Wang and Shin [34] proposed a multiscale framework for predicting fracture toughness improvement of epoxy/SiC NC focused on explain nanoparticle debonding and plastic nanovoid growth mechanisms by using molecular dynamics (MD) simulations and the multiscale fracture toughness model of epoxy/SiC NC, as shown in Fig. 2. Here, for molecular modelling, the Material Studio 2021 were used and the uniaxial tensile loading simulations were performed by employing the LAMMPS. Then, the stress–strain curves obtained from the MD simulations were compared with the mean-field (MF) homogenization stress–strain curves of the three-phase continuum model, to reverse calculation the interphase elastoplastic constitutive parameters.

Fig. 2
figure 2

The proposed multiscale modelframeworkto characterize elastoplastic constitutive law of interphase.Reprinted from Ref. [34]by kind permission of Elsevier

In this present model, it is important to point out that the rigid spherical nanoparticles are assumed to be uniformly dispersed. The interfacial fracture energy, Uinteraction, was obtained from Uinteraction = UcompUmatUpar, as shown in Fig. 3a. The MD predicted results show that as the nanoparticle size increased, the interfacial fracture energy decreased. As shown in Fig. 3b, the fracture toughness improvement of epoxy/SiC NC due to nanoparticle debonding and plastic nanovoids growth was obtained from the proposed fracture toughness multiscale model. The critical SIF ratio (KIc,comp/KIc,mat) is increasing with decreasing nanoparticle radius. Meanwhile, the critical SIF ratio (KIc,comp/KIc,mat) increases with the increase of the nanoparticle volume fraction. There are two remarkable points: (i) this is the first attempt to obtain the fracture toughness improvements of PNC with characterization of interphase plastic behavior, (ii) as the nanoparticulate radius increased, the fracture toughness is clearly decreased.

Fig. 3
figure 3

a Interfacial fracture energy of epoxy/SiC nanocompositesfrom MD simulationand b predicted fracture toughness improvement of epoxy/SiC nanocomposites.Reprinted from Ref. [34]by kind permission of Elsevier

Thermoplastic/Epoxy Blends

Some studies have shown that the plastic deformation near the macroscopic crack tip and the particle bridging in the crack wake are two central elements in the toughening mechanism of thermoplastic/epoxy NC. Shin et al. [37] developed a multiscale model for predicting the fracture toughness improvement of thermoplastic/epoxy blends by plastic yielding of toughening agents, as shown in Fig. 4.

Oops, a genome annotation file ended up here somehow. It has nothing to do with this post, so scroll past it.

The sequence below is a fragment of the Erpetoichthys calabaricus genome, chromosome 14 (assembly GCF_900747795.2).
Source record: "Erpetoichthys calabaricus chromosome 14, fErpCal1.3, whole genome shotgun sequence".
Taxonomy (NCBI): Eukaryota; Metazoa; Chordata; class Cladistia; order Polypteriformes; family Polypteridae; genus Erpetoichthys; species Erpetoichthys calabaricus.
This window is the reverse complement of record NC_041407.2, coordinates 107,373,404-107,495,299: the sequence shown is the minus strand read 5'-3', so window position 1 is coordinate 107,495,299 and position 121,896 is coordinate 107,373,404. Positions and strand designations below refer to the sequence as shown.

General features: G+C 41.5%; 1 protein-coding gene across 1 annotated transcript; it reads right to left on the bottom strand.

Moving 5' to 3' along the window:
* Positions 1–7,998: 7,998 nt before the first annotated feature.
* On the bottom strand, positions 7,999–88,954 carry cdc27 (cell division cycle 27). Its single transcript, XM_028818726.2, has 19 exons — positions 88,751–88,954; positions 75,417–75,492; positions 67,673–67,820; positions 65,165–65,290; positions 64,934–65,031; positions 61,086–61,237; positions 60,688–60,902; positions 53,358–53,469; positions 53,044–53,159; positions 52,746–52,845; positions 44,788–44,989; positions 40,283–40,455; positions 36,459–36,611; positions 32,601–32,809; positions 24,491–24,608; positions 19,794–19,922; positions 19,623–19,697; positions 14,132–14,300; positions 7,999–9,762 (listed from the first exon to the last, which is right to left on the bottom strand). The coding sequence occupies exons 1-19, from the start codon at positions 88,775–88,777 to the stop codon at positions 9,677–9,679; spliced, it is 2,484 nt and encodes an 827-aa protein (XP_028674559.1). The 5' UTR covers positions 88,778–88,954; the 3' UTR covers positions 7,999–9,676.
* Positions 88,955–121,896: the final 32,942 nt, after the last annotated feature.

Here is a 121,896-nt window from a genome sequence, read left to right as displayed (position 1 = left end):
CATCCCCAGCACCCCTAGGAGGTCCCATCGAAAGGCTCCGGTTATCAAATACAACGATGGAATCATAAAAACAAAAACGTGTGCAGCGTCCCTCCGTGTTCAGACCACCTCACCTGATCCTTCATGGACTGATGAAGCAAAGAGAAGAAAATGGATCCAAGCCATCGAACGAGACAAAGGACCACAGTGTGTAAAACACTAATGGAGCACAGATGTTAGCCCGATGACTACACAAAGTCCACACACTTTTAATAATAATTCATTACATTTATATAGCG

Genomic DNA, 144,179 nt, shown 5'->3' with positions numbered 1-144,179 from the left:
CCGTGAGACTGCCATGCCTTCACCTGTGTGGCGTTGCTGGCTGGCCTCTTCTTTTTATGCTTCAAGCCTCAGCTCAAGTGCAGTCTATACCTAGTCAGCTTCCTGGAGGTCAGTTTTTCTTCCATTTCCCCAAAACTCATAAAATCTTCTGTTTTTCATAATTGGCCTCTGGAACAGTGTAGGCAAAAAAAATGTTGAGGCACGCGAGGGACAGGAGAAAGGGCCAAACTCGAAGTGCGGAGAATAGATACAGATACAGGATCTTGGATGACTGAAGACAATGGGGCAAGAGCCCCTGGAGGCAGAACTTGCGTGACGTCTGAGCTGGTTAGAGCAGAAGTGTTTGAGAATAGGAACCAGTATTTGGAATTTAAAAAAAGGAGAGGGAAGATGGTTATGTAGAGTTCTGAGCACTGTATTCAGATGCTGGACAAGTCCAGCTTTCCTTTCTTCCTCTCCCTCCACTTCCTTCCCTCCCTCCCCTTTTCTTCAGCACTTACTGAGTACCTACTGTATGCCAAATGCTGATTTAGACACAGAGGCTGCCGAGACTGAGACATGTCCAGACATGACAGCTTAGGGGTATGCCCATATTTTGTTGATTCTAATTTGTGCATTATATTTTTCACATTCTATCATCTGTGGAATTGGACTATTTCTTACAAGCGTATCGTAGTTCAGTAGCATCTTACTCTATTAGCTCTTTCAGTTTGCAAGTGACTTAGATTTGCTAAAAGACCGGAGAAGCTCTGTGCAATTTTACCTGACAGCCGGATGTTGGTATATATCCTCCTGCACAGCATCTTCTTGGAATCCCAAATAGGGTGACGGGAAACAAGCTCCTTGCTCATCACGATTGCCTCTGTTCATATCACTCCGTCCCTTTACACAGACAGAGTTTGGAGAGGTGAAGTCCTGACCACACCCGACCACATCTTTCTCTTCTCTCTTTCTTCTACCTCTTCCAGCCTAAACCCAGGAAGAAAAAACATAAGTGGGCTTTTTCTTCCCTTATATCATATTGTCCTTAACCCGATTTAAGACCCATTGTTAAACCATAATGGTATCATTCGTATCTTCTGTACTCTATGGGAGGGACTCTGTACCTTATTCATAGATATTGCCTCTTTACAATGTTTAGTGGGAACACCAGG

Fig. 4
figure 4

The proposed multiscale approach for predictingthe fracture toughness improvement of the thermoplastic/epoxy blends. Reprinted from Ref. [37]by kind permission of Elsevier

The numerical integration is employed to compute the contour integral can be obtained as follows:

$$\Delta G_{p}^{{}} = 2 \times \int_{0}^{{\rho_{{}}^{*} (\phi = \pi /2)}} {u_{p}^{{}} d\rho } = 2 \times \sum\limits_{k = 1}^{N} {u_{p}^{{}} (\rho_{k}^{{}} )\Delta \rho } ,$$
(7)

where N is the number of integration points, ρk = k × Δρ and Δρ = ρ*/N. ΔGp, can be obtained as follows:

$$\Delta G_{p}^{{}} = 2 \times \sum\limits_{k = 1}^{N} {f_{p}^{{}} \widetilde{u}_{p}^{{}} (\rho_{k}^{{}} )\left\{ {\frac{{(1 + \nu_{comp}^{{}} )_{{}}^{2} K_{I}^{2} }}{{9\pi S_{{}}^{*2} }} \cdot \frac{1}{N}} \right\}} = f_{p}^{{}} \times G_{Ic}^{{}} \times \psi_{p}^{{}} = G_{{\text{Im}}}^{{}} \times \frac{{f_{p}^{{}} \times \psi_{p}^{{}} }}{{1 - f_{p}^{{}} \times \psi_{p}^{{}} }},$$
(8)

by using the definition of the fracture toughness as GIc = KIc2 × (1-νcomp2)/Ecomp. Here, the contribution of the thermoplastic-particle yield mechanism, ψp, is

$$\psi_{p}^{{}} = 2 \times E_{{{\text{comp}}}}^{{}} \times \frac{{(1 + \nu_{{{\text{comp}}}}^{{}} )_{{}}^{2} }}{{(1 - \nu_{{{\text{comp}}}}^{{}} )_{{}}^{2} }} \times \frac{1}{{9\pi S_{{}}^{*2} }} \times \left\{ {\frac{1}{N}\sum\limits_{k = 1}^{N} {\widetilde{u}_{p}^{{}} (\rho_{k}^{{}} )} } \right\}.$$
(9)

The hydrostatic tension at kth integration point, Sk, can be obtained as follows:

$$S_{k}^{{}} = \frac{{\left( {1 + \nu_{{{\text{comp}}}}^{{}} } \right)K_{I}^{{}} }}{{3\sqrt {\pi \rho_{k}^{{}} } }} = \frac{{S_{{}}^{*} }}{{\sqrt {{{\rho_{k}^{{}} } \mathord{\left/ {\vphantom {{\rho_{k}^{{}} } {\rho_{{}}^{*} }}} \right. \kern-\nulldelimiterspace} {\rho_{{}}^{*} }}} }} = \frac{{S_{{}}^{*} }}{{\sqrt {{k \mathord{\left/ {\vphantom {k N}} \right. \kern-\nulldelimiterspace} N}} }}.$$
(10)

Toughness improvement due to rubbery particle bridging mechanism can be determined as: